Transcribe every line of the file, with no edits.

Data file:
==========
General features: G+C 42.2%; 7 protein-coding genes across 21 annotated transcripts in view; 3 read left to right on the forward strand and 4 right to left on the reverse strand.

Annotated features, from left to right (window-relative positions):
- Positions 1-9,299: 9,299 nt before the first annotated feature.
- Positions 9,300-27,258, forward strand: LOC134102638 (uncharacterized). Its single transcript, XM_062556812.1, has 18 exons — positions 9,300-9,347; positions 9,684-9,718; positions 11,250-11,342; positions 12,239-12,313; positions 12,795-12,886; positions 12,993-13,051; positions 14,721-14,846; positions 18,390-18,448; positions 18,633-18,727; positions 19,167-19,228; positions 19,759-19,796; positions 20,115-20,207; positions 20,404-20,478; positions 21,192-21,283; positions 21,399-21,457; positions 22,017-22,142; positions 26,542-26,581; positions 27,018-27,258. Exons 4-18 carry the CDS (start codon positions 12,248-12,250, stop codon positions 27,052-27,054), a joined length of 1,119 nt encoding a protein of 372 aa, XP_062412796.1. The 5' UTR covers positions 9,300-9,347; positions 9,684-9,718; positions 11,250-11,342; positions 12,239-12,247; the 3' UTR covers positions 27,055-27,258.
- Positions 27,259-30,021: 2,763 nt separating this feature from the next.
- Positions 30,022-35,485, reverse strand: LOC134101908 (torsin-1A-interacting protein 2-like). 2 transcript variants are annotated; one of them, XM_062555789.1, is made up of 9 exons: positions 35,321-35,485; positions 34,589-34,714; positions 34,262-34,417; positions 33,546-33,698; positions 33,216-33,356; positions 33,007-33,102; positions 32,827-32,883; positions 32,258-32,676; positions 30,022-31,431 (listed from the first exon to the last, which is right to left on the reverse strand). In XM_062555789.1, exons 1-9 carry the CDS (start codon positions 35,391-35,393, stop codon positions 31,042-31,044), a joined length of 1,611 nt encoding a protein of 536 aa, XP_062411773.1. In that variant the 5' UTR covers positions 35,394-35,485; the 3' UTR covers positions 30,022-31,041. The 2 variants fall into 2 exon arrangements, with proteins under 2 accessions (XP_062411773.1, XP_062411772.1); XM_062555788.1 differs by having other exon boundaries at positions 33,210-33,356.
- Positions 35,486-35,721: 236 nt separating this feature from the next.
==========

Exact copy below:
General features: G+C 42.2%; 7 protein-coding genes across 21 annotated transcripts in view; 3 read left to right on the forward strand and 4 right to left on the reverse strand.

Annotated features, from left to right (window-relative positions):
- Positions 1-9,299: 9,299 nt before the first annotated feature.
- Positions 9,300-27,258, forward strand: LOC134102638 (uncharacterized). Its single transcript, XM_062556812.1, has 18 exons — positions 9,300-9,347; positions 9,684-9,718; positions 11,250-11,342; positions 12,239-12,313; positions 12,795-12,886; positions 12,993-13,051; positions 14,721-14,846; positions 18,390-18,448; positions 18,633-18,727; positions 19,167-19,228; positions 19,759-19,796; positions 20,115-20,207; positions 20,404-20,478; positions 21,192-21,283; positions 21,399-21,457; positions 22,017-22,142; positions 26,542-26,581; positions 27,018-27,258. Exons 4-18 carry the CDS (start codon positions 12,248-12,250, stop codon positions 27,052-27,054), a joined length of 1,119 nt encoding a protein of 372 aa, XP_062412796.1. The 5' UTR covers positions 9,300-9,347; positions 9,684-9,718; positions 11,250-11,342; positions 12,239-12,247; the 3' UTR covers positions 27,055-27,258.
- Positions 27,259-30,021: 2,763 nt separating this feature from the next.
- Positions 30,022-35,485, reverse strand: LOC134101908 (torsin-1A-interacting protein 2-like). 2 transcript variants are annotated; one of them, XM_062555789.1, is made up of 9 exons: positions 35,321-35,485; positions 34,589-34,714; positions 34,262-34,417; positions 33,546-33,698; positions 33,216-33,356; positions 33,007-33,102; positions 32,827-32,883; positions 32,258-32,676; positions 30,022-31,431 (listed from the first exon to the last, which is right to left on the reverse strand). In XM_062555789.1, exons 1-9 carry the CDS (start codon positions 35,391-35,393, stop codon positions 31,042-31,044), a joined length of 1,611 nt encoding a protein of 536 aa, XP_062411773.1. In that variant the 5' UTR covers positions 35,394-35,485; the 3' UTR covers positions 30,022-31,041. The 2 variants fall into 2 exon arrangements, with proteins under 2 accessions (XP_062411773.1, XP_062411772.1); XM_062555788.1 differs by having other exon boundaries at positions 33,210-33,356.
- Positions 35,486-35,721: 236 nt separating this feature from the next.